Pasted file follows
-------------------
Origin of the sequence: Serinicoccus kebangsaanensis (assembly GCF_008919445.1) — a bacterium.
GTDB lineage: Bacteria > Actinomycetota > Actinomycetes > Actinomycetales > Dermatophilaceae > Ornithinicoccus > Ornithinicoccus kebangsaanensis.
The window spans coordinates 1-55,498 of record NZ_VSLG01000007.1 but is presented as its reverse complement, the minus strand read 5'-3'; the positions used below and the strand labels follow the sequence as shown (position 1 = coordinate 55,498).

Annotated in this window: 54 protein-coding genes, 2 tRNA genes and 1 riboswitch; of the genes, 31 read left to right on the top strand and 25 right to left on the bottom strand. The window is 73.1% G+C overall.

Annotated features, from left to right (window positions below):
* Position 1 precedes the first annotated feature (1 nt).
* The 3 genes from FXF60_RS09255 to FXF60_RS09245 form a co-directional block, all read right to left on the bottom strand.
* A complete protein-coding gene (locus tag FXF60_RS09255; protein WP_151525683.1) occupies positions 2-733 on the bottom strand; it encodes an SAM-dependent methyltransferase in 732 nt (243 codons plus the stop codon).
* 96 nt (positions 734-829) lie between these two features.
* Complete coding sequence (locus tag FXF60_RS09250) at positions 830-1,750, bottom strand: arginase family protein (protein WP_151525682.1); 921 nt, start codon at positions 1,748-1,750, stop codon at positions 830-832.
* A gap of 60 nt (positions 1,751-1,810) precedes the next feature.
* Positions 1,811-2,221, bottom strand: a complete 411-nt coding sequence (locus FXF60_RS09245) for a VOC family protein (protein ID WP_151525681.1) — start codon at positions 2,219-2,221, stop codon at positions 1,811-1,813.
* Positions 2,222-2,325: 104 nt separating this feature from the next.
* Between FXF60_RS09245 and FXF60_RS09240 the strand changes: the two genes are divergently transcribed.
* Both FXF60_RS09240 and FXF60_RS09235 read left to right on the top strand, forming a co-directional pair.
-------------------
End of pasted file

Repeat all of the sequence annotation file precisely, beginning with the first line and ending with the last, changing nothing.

Origin of the sequence: Serinicoccus kebangsaanensis (assembly GCF_008919445.1) — a bacterium.
GTDB lineage: Bacteria > Actinomycetota > Actinomycetes > Actinomycetales > Dermatophilaceae > Ornithinicoccus > Ornithinicoccus kebangsaanensis.
The window spans coordinates 1-55,498 of record NZ_VSLG01000007.1 but is presented as its reverse complement, the minus strand read 5'-3'; the positions used below and the strand labels follow the sequence as shown (position 1 = coordinate 55,498).

Annotated in this window: 54 protein-coding genes, 2 tRNA genes and 1 riboswitch; of the genes, 31 read left to right on the top strand and 25 right to left on the bottom strand. The window is 73.1% G+C overall.

Annotated features, from left to right (window positions below):
* Position 1 precedes the first annotated feature (1 nt).
* The 3 genes from FXF60_RS09255 to FXF60_RS09245 form a co-directional block, all read right to left on the bottom strand.
* A complete protein-coding gene (locus tag FXF60_RS09255; protein WP_151525683.1) occupies positions 2-733 on the bottom strand; it encodes an SAM-dependent methyltransferase in 732 nt (243 codons plus the stop codon).
* 96 nt (positions 734-829) lie between these two features.
* Complete coding sequence (locus tag FXF60_RS09250) at positions 830-1,750, bottom strand: arginase family protein (protein WP_151525682.1); 921 nt, start codon at positions 1,748-1,750, stop codon at positions 830-832.
* A gap of 60 nt (positions 1,751-1,810) precedes the next feature.
* Positions 1,811-2,221, bottom strand: a complete 411-nt coding sequence (locus FXF60_RS09245) for a VOC family protein (protein ID WP_151525681.1) — start codon at positions 2,219-2,221, stop codon at positions 1,811-1,813.
* Positions 2,222-2,325: 104 nt separating this feature from the next.
* Between FXF60_RS09245 and FXF60_RS09240 the strand changes: the two genes are divergently transcribed.
* Both FXF60_RS09240 and FXF60_RS09235 read left to right on the top strand, forming a co-directional pair.